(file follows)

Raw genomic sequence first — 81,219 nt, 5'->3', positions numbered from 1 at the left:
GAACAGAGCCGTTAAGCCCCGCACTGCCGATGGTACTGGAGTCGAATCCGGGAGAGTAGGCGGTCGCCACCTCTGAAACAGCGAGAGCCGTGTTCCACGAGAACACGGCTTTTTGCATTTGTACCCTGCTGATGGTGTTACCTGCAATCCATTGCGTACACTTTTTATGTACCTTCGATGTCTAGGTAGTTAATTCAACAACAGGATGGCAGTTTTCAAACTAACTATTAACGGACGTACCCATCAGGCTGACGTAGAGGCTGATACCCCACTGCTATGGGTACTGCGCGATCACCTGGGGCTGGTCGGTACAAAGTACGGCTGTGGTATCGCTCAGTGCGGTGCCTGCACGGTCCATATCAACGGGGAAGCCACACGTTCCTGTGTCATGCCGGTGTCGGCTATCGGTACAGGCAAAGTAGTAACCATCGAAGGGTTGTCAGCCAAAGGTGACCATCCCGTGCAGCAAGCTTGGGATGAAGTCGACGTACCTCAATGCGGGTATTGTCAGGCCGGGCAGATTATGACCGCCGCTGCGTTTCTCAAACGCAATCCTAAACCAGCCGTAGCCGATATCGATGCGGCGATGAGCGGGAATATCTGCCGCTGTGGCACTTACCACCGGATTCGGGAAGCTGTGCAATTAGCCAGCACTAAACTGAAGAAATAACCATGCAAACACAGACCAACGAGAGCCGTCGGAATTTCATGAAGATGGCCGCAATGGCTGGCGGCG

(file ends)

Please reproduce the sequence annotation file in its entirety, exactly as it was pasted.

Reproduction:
Raw genomic sequence first — 81,219 nt, 5'->3', positions numbered from 1 at the left:
GAACAGAGCCGTTAAGCCCCGCACTGCCGATGGTACTGGAGTCGAATCCGGGAGAGTAGGCGGTCGCCACCTCTGAAACAGCGAGAGCCGTGTTCCACGAGAACACGGCTTTTTGCATTTGTACCCTGCTGATGGTGTTACCTGCAATCCATTGCGTACACTTTTTATGTACCTTCGATGTCTAGGTAGTTAATTCAACAACAGGATGGCAGTTTTCAAACTAACTATTAACGGACGTACCCATCAGGCTGACGTAGAGGCTGATACCCCACTGCTATGGGTACTGCGCGATCACCTGGGGCTGGTCGGTACAAAGTACGGCTGTGGTATCGCTCAGTGCGGTGCCTGCACGGTCCATATCAACGGGGAAGCCACACGTTCCTGTGTCATGCCGGTGTCGGCTATCGGTACAGGCAAAGTAGTAACCATCGAAGGGTTGTCAGCCAAAGGTGACCATCCCGTGCAGCAAGCTTGGGATGAAGTCGACGTACCTCAATGCGGGTATTGTCAGGCCGGGCAGATTATGACCGCCGCTGCGTTTCTCAAACGCAATCCTAAACCAGCCGTAGCCGATATCGATGCGGCGATGAGCGGGAATATCTGCCGCTGTGGCACTTACCACCGGATTCGGGAAGCTGTGCAATTAGCCAGCACTAAACTGAAGAAATAACCATGCAAACACAGACCAACGAGAGCCGTCGGAATTTCATGAAGATGGCCGCAATGGCTGGCGGCG